Colin MacCabe

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Colin MacCabe
Colin MacCabe Portrait.jpg
MacCabe in Soho, London (January 2007)
Born (1949-02-09) 9 February 1949 (age 68)
Nationality British
Alma mater Trinity College, Cambridge
Known for Screen theory

Colin Myles Joseph MacCabe (born 9 February 1949) is a British academic, writer and film producer. He is currently a distinguished professor of English and film at the University of Pittsburgh.[1]

Career[edit]

MacCabe was educated at St Benedict's School, Ealing, and Trinity College, Cambridge, where he took his first degree and doctorate entitled James Joyce and the Revolution of the Word (which was subsequently revised and published in 1978). While a graduate student he attended the Ecole Normale Superieure in Paris (1972–73), following courses by Louis Althusser, Etienne Balibar, Roland Barthes and Jacques Derrida. In 1974 he was elected a research fellow at Emmanuel College, Cambridge, where he remained from 1976 until 1981 as a university assistant lecturer in the history of Modern and Early Modern English in relation to literature, and also became a teaching fellow of King's College, Cambridge.[1]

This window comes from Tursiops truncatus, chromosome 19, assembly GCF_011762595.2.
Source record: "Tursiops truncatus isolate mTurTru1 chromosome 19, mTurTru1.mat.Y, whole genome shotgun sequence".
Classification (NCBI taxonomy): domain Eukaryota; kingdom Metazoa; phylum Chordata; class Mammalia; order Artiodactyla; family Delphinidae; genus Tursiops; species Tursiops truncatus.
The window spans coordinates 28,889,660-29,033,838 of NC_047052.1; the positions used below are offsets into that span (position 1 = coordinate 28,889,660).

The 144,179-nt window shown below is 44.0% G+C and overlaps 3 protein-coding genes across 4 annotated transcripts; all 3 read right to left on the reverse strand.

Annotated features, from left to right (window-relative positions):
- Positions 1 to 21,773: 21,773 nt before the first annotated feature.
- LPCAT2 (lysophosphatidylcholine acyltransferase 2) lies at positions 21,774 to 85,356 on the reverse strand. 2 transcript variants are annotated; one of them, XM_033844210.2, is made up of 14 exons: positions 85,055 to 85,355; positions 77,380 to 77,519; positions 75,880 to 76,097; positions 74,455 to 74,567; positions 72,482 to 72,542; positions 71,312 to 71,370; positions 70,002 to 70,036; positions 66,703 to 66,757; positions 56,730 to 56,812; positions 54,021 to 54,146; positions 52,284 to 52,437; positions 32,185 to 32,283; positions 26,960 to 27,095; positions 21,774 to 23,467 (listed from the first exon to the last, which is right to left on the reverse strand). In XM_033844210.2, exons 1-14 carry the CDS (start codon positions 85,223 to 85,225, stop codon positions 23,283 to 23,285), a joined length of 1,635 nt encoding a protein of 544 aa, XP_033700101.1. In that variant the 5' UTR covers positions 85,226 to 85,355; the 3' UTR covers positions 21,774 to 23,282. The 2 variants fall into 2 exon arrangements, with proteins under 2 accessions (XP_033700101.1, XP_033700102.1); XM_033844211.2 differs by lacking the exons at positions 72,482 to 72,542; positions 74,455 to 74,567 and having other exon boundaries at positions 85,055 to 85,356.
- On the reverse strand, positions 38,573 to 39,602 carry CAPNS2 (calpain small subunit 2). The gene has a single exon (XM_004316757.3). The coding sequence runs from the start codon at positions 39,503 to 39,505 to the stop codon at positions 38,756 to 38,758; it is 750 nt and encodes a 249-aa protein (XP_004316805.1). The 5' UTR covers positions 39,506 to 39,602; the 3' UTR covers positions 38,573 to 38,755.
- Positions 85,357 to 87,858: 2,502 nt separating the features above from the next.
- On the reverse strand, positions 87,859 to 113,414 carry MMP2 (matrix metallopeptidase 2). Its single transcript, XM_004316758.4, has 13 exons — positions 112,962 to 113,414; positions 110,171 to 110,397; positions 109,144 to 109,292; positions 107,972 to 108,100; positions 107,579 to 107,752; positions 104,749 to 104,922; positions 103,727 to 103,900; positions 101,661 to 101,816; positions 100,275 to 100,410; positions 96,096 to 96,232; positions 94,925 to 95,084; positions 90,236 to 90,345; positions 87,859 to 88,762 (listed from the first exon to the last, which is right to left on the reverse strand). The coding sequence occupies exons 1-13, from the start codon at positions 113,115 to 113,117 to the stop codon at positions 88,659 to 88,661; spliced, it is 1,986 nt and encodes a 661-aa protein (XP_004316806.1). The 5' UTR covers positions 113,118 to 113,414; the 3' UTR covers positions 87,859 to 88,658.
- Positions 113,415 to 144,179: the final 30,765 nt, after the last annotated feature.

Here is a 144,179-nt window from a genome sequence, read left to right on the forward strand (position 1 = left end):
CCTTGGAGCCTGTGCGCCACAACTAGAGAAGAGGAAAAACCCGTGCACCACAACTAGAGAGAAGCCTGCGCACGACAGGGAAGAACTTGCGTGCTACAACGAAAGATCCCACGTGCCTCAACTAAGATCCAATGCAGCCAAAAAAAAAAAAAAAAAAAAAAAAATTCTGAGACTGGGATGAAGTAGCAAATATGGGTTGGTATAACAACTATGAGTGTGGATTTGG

MacCabe became involved in Screen, a journal of film theory published by SEFT (Society for Education in Film and Television) https://academic.oup.com/screen, becoming a member of its board in 1973–78 and contributing essays such as "Realism and Cinema: Notes on Some Brechtian Theses" (1974). This was a period that critic Robin Wood described as the "felt moment of Screen" – the time when critical theories emanating from Paris in the late 1960s began to intervene in Anglophone film culture. By releasing the energy and intellectual debate associated with a major paradigm shift, Screen posed a "formidable and sustained challenge to traditional aesthetics" and academia.[2] Screen attempted the ambitious project of linking cinema to other cultural and social frameworks, as part of an investigation of signification and the constitution of human subjectivity in history.